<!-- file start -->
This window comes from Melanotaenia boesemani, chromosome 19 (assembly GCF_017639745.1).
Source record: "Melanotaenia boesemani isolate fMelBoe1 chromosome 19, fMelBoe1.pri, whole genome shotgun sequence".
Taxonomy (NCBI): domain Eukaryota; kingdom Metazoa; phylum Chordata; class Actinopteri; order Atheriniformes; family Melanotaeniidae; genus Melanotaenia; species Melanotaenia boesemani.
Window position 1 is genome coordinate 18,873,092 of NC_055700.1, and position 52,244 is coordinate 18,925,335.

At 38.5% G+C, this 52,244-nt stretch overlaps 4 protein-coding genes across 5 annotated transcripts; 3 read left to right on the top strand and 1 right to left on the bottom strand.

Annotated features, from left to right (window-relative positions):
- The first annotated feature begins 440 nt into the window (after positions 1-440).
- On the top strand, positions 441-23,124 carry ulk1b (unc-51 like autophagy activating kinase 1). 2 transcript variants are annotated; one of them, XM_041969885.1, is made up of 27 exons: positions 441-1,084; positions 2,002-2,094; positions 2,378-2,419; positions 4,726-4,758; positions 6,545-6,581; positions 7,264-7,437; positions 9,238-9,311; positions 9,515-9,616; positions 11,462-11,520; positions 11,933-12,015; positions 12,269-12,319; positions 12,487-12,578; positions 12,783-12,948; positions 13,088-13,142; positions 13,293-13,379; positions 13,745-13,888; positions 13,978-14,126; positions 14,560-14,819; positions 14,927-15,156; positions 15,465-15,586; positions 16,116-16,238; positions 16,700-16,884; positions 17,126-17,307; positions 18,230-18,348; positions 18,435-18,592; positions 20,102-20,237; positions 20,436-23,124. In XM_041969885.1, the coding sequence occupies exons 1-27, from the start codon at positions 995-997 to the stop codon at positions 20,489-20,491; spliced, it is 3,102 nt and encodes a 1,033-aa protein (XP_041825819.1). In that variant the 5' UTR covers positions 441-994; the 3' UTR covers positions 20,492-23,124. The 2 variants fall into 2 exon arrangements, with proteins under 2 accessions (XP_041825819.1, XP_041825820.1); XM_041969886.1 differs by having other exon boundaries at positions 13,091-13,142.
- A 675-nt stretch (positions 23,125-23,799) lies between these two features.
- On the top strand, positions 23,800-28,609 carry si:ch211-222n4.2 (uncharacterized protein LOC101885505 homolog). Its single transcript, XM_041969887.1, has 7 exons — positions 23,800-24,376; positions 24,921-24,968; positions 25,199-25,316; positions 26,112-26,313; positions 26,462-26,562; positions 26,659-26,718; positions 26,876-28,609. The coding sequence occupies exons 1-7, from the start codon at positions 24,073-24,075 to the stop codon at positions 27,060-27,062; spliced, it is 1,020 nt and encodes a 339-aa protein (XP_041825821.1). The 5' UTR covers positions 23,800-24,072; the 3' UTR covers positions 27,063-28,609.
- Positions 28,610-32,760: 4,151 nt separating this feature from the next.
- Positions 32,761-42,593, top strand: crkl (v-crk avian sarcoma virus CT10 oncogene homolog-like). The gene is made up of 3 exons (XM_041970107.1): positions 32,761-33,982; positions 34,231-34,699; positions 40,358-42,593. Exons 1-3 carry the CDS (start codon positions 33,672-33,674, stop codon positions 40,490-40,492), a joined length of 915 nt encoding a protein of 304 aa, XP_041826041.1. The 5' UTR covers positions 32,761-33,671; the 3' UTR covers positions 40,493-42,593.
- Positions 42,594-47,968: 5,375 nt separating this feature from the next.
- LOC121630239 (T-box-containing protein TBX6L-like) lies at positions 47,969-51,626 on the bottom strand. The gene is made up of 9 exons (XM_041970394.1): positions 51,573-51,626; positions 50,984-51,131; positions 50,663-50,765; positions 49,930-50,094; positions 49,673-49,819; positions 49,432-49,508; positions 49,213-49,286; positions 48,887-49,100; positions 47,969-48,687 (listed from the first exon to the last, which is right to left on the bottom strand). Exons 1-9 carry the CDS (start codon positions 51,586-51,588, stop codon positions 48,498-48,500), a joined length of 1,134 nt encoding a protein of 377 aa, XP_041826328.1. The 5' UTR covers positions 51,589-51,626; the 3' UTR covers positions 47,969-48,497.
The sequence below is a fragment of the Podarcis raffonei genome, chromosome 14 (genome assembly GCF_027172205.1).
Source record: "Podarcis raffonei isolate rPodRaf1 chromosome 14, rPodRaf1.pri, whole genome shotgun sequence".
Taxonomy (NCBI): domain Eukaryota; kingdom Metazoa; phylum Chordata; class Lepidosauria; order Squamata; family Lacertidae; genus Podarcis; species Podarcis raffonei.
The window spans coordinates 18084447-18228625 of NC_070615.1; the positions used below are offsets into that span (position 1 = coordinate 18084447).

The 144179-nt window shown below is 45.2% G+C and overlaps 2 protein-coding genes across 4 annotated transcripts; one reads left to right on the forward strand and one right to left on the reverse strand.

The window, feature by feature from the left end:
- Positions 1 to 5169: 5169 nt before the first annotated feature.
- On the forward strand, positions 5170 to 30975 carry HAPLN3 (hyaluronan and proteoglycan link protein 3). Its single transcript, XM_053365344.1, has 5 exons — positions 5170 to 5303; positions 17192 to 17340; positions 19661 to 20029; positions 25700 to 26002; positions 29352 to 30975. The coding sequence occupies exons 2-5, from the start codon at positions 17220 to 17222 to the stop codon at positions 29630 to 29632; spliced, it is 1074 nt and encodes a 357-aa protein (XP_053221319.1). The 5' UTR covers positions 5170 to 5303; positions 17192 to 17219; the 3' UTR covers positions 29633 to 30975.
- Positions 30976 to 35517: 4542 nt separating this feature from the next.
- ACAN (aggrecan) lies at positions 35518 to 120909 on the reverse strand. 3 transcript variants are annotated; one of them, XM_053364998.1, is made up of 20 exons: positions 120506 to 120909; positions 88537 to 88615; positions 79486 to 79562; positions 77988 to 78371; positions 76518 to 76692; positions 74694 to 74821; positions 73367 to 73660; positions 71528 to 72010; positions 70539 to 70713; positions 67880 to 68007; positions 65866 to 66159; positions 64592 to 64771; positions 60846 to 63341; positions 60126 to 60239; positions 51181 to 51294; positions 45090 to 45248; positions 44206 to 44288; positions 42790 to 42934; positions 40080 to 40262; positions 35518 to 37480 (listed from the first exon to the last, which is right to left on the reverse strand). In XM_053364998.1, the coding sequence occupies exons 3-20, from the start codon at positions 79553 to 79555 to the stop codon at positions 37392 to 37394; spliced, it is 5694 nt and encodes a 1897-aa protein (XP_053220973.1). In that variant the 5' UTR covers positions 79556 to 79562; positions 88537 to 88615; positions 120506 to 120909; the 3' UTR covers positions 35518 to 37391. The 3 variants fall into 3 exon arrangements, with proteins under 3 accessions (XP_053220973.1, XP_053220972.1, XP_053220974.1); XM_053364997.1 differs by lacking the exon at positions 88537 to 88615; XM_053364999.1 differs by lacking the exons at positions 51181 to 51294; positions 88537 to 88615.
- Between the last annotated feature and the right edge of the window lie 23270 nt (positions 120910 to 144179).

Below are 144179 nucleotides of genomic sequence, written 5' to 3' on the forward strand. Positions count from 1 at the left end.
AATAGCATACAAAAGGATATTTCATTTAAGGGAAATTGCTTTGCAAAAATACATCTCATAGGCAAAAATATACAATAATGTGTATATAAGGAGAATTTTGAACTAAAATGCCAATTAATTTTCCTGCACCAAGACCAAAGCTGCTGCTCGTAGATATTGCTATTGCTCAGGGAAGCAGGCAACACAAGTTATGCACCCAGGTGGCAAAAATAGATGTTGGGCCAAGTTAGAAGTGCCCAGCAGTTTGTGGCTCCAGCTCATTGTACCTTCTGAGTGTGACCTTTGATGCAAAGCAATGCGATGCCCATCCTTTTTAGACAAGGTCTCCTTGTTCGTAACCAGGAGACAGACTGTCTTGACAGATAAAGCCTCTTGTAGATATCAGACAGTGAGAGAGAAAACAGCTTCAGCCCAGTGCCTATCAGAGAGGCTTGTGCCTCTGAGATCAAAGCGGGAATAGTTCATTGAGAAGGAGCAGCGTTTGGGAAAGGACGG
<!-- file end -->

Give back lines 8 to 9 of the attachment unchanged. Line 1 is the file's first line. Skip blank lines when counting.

- On the top strand, positions 441-23,124 carry ulk1b (unc-51 like autophagy activating kinase 1). 2 transcript variants are annotated; one of them, XM_041969885.1, is made up of 27 exons: positions 441-1,084; positions 2,002-2,094; positions 2,378-2,419; positions 4,726-4,758; positions 6,545-6,581; positions 7,264-7,437; positions 9,238-9,311; positions 9,515-9,616; positions 11,462-11,520; positions 11,933-12,015; positions 12,269-12,319; positions 12,487-12,578; positions 12,783-12,948; positions 13,088-13,142; positions 13,293-13,379; positions 13,745-13,888; positions 13,978-14,126; positions 14,560-14,819; positions 14,927-15,156; positions 15,465-15,586; positions 16,116-16,238; positions 16,700-16,884; positions 17,126-17,307; positions 18,230-18,348; positions 18,435-18,592; positions 20,102-20,237; positions 20,436-23,124. In XM_041969885.1, the coding sequence occupies exons 1-27, from the start codon at positions 995-997 to the stop codon at positions 20,489-20,491; spliced, it is 3,102 nt and encodes a 1,033-aa protein (XP_041825819.1). In that variant the 5' UTR covers positions 441-994; the 3' UTR covers positions 20,492-23,124. The 2 variants fall into 2 exon arrangements, with proteins under 2 accessions (XP_041825819.1, XP_041825820.1); XM_041969886.1 differs by having other exon boundaries at positions 13,091-13,142.
- A 675-nt stretch (positions 23,125-23,799) lies between these two features.